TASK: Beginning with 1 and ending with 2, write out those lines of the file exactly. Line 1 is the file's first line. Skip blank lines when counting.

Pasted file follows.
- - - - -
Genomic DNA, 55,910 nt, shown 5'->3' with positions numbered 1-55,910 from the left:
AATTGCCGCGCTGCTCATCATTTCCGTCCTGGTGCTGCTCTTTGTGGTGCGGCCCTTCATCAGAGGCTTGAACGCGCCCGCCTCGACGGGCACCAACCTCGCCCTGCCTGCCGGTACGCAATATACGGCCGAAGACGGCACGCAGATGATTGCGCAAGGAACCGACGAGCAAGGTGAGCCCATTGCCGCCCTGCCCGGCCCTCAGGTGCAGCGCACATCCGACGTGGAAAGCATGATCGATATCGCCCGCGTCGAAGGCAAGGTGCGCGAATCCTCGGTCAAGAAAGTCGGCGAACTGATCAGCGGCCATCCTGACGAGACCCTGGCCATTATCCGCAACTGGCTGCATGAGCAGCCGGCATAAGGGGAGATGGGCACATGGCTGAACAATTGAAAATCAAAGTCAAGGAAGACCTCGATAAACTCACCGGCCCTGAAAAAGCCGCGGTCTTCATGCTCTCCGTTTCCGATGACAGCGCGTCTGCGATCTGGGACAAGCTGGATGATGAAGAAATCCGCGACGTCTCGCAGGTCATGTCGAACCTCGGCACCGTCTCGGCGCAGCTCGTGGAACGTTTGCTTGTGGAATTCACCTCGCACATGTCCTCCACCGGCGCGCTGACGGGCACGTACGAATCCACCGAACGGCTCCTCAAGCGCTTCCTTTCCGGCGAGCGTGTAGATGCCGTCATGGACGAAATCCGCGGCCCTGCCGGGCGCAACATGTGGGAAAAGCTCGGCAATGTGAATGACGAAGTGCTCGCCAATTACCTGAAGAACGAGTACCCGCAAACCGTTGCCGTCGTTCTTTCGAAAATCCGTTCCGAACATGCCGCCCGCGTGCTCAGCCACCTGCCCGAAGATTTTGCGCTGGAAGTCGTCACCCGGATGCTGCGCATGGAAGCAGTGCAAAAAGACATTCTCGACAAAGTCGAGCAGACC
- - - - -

Genomic DNA, 55,910 nt, shown 5'->3' with positions numbered 1-55,910 from the left:
AATTGCCGCGCTGCTCATCATTTCCGTCCTGGTGCTGCTCTTTGTGGTGCGGCCCTTCATCAGAGGCTTGAACGCGCCCGCCTCGACGGGCACCAACCTCGCCCTGCCTGCCGGTACGCAATATACGGCCGAAGACGGCACGCAGATGATTGCGCAAGGAACCGACGAGCAAGGTGAGCCCATTGCCGCCCTGCCCGGCCCTCAGGTGCAGCGCACATCCGACGTGGAAAGCATGATCGATATCGCCCGCGTCGAAGGCAAGGTGCGCGAATCCTCGGTCAAGAAAGTCGGCGAACTGATCAGCGGCCATCCTGACGAGACCCTGGCCATTATCCGCAACTGGCTGCATGAGCAGCCGGCATAAGGGGAGATGGGCACATGGCTGAACAATTGAAAATCAAAGTCAAGGAAGACCTCGATAAACTCACCGGCCCTGAAAAAGCCGCGGTCTTCATGCTCTCCGTTTCCGATGACAGCGCGTCTGCGATCTGGGACAAGCTGGATGATGAAGAAATCCGCGACGTCTCGCAGGTCATGTCGAACCTCGGCACCGTCTCGGCGCAGCTCGTGGAACGTTTGCTTGTGGAATTCACCTCGCACATGTCCTCCACCGGCGCGCTGACGGGCACGTACGAATCCACCGAACGGCTCCTCAAGCGCTTCCTTTCCGGCGAGCGTGTAGATGCCGTCATGGACGAAATCCGCGGCCCTGCCGGGCGCAACATGTGGGAAAAGCTCGGCAATGTGAATGACGAAGTGCTCGCCAATTACCTGAAGAACGAGTACCCGCAAACCGTTGCCGTCGTTCTTTCGAAAATCCGTTCCGAACATGCCGCCCGCGTGCTCAGCCACCTGCCCGAAGATTTTGCGCTGGAAGTCGTCACCCGGATGCTGCGCATGGAAGCAGTGCAAAAAGACATTCTCGACAAAGTCGAGCAGACC